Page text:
AI issues to watch in 2024
There's a lot to tackle in Congress and across the federal government around artificial intelligence this year.
Why it matters: How the U.S. government uses and regulates AI will provide a map for the rest of the country and Congress, and lawmakers have a ton of work to do to make good on the goals of last year's Senate AI Insight Forums.
Yes, but: Let's ease into the year — Congress isn't even back in town yet. Here are the AI issues we're watching on the Hill and across the federal government:
Senate leaders moving ahead on AI bills: We expect the action to be in committees, marking up and passing bills based on discussions at the AI Insight Forums.
- We anticipate a lot of work is going to be redone or duplicated at the committee level. There will be disagreements over which bills to try to pass first, whether any individual issue is worth a standalone bill or if any AI legislation should be part of a larger package.
- The Senate also has to figure out where the House is on AI and whether they can find agreement. House Speaker Mike Johnson, focused on the southern border, hasn't exactly said AI is a priority for him.
AI + copyright: The New York Times suing OpenAI last month is sure to reignite this conversation, which already had a lot of momentum.
- So far, AI companies' use of copyrighted material has operated in a sort of "ask for forgiveness, not permission" mode.
- That's likely to change at least to an extent, and it's an easy mark for lawmakers because protecting the copyright of original works is not a new debate.
AI + elections: The 2024 election is quickly approaching, and lawmakers are not going to want to see themselves deepfaked into oblivion by election ads.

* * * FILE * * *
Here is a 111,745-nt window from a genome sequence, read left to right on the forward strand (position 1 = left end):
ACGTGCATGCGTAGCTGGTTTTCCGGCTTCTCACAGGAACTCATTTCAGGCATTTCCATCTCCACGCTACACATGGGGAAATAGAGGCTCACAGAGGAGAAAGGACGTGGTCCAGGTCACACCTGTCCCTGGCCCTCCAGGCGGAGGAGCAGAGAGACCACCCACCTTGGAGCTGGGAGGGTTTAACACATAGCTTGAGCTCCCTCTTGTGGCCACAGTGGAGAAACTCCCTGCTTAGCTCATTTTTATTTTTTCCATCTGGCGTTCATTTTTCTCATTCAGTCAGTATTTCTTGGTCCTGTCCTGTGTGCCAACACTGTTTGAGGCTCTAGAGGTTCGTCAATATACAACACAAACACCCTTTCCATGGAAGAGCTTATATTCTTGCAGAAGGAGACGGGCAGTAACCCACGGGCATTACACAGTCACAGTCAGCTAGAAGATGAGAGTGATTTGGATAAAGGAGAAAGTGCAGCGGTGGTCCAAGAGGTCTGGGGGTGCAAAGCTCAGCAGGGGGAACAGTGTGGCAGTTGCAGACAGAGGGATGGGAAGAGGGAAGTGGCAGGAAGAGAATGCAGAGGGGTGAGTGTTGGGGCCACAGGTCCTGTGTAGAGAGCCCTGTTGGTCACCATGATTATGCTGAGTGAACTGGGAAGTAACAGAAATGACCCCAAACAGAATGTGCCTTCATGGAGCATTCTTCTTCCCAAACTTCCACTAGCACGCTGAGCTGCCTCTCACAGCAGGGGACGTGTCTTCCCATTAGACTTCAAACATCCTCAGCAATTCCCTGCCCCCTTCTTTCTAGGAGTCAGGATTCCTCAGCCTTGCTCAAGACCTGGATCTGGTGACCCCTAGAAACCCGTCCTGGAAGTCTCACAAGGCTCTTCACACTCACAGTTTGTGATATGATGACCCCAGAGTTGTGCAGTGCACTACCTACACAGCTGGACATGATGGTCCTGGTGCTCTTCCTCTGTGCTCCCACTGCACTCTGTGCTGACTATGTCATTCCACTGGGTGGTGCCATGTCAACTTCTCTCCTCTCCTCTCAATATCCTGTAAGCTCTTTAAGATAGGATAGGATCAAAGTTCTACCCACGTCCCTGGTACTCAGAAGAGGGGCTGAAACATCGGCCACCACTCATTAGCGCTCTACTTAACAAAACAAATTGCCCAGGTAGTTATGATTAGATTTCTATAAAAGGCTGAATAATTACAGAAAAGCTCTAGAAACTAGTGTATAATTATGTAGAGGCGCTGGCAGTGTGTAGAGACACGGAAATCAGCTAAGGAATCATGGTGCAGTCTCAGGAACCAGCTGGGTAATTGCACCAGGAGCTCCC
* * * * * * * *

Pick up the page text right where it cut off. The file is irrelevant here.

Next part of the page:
- More broadly, democracy watchers are arguing that AI could tip an already precarious electorate into not believing anything it sees.
- The Federal Election Commission could act on AI in elections and make new rules, but that's not guaranteed.
- Senate Majority Leader Chuck Schumer has said an AI and elections bill will be prioritized this year.
- We'll be watching, but history shows that bills having to do with elections and social media or tech usually result in industry self-governance instead (the Honest Ads Act, anyone?).
AI + the federal government: The government is slowly complying with parts of President Biden's AI executive order.
- In late December, the Office of Personnel Management issued a memorandum on government-wide hiring authorities per the EO, allowing for more flexibility to hire AI experts for positions supporting implementation.
- Getting AI talent to work for the government instead of the much more lucrative private sector is a major hurdle, so we'll be watching to see who joins the feds and how quickly the government can staff up to carry out the EO.
- It's also likelythat Congress will want a say in how the government uses AI.